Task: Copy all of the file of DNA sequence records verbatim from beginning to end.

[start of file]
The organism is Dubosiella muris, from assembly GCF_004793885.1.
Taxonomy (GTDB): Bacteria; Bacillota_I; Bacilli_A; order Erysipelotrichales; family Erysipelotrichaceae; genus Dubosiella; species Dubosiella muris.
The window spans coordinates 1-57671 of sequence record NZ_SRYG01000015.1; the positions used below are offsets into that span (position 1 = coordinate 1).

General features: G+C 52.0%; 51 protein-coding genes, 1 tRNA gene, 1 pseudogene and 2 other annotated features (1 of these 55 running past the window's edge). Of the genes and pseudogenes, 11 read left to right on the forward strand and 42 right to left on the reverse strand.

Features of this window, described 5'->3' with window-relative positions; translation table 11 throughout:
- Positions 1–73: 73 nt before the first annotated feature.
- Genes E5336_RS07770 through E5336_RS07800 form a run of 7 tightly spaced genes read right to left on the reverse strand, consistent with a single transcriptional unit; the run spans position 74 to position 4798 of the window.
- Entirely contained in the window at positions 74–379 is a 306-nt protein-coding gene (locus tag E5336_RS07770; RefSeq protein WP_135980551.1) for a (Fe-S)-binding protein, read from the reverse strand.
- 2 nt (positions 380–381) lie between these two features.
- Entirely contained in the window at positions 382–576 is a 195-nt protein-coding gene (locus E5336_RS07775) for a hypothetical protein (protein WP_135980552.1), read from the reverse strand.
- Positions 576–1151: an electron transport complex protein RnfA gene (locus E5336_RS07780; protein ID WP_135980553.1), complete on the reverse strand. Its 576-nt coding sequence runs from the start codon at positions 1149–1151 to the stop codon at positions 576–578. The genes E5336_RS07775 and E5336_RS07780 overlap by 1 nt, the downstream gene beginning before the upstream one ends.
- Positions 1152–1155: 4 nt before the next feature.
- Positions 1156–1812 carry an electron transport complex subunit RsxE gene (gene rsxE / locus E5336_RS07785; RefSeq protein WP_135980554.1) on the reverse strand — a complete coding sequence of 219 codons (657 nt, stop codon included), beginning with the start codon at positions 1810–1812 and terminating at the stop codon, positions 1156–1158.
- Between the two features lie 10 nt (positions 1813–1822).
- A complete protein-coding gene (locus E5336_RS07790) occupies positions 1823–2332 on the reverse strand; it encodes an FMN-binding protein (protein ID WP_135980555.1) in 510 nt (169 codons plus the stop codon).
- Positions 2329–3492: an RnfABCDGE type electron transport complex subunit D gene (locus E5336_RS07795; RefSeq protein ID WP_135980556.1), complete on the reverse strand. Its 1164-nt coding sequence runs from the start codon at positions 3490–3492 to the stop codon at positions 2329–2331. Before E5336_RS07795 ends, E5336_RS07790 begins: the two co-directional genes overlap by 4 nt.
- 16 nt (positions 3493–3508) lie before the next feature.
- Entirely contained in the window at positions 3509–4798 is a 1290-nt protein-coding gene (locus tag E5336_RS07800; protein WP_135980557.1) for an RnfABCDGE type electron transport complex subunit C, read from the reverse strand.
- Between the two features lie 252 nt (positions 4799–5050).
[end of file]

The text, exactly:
The organism is Dubosiella muris, from assembly GCF_004793885.1.
Taxonomy (GTDB): Bacteria; Bacillota_I; Bacilli_A; order Erysipelotrichales; family Erysipelotrichaceae; genus Dubosiella; species Dubosiella muris.
The window spans coordinates 1-57671 of sequence record NZ_SRYG01000015.1; the positions used below are offsets into that span (position 1 = coordinate 1).

General features: G+C 52.0%; 51 protein-coding genes, 1 tRNA gene, 1 pseudogene and 2 other annotated features (1 of these 55 running past the window's edge). Of the genes and pseudogenes, 11 read left to right on the forward strand and 42 right to left on the reverse strand.

Features of this window, described 5'->3' with window-relative positions; translation table 11 throughout:
- Positions 1–73: 73 nt before the first annotated feature.
- Genes E5336_RS07770 through E5336_RS07800 form a run of 7 tightly spaced genes read right to left on the reverse strand, consistent with a single transcriptional unit; the run spans position 74 to position 4798 of the window.
- Entirely contained in the window at positions 74–379 is a 306-nt protein-coding gene (locus tag E5336_RS07770; RefSeq protein WP_135980551.1) for a (Fe-S)-binding protein, read from the reverse strand.
- 2 nt (positions 380–381) lie between these two features.
- Entirely contained in the window at positions 382–576 is a 195-nt protein-coding gene (locus E5336_RS07775) for a hypothetical protein (protein WP_135980552.1), read from the reverse strand.
- Positions 576–1151: an electron transport complex protein RnfA gene (locus E5336_RS07780; protein ID WP_135980553.1), complete on the reverse strand. Its 576-nt coding sequence runs from the start codon at positions 1149–1151 to the stop codon at positions 576–578. The genes E5336_RS07775 and E5336_RS07780 overlap by 1 nt, the downstream gene beginning before the upstream one ends.
- Positions 1152–1155: 4 nt before the next feature.
- Positions 1156–1812 carry an electron transport complex subunit RsxE gene (gene rsxE / locus E5336_RS07785; RefSeq protein WP_135980554.1) on the reverse strand — a complete coding sequence of 219 codons (657 nt, stop codon included), beginning with the start codon at positions 1810–1812 and terminating at the stop codon, positions 1156–1158.
- Between the two features lie 10 nt (positions 1813–1822).
- A complete protein-coding gene (locus E5336_RS07790) occupies positions 1823–2332 on the reverse strand; it encodes an FMN-binding protein (protein ID WP_135980555.1) in 510 nt (169 codons plus the stop codon).
- Positions 2329–3492: an RnfABCDGE type electron transport complex subunit D gene (locus E5336_RS07795; RefSeq protein ID WP_135980556.1), complete on the reverse strand. Its 1164-nt coding sequence runs from the start codon at positions 3490–3492 to the stop codon at positions 2329–2331. Before E5336_RS07795 ends, E5336_RS07790 begins: the two co-directional genes overlap by 4 nt.
- 16 nt (positions 3493–3508) lie before the next feature.
- Entirely contained in the window at positions 3509–4798 is a 1290-nt protein-coding gene (locus tag E5336_RS07800; protein WP_135980557.1) for an RnfABCDGE type electron transport complex subunit C, read from the reverse strand.
- Between the two features lie 252 nt (positions 4799–5050).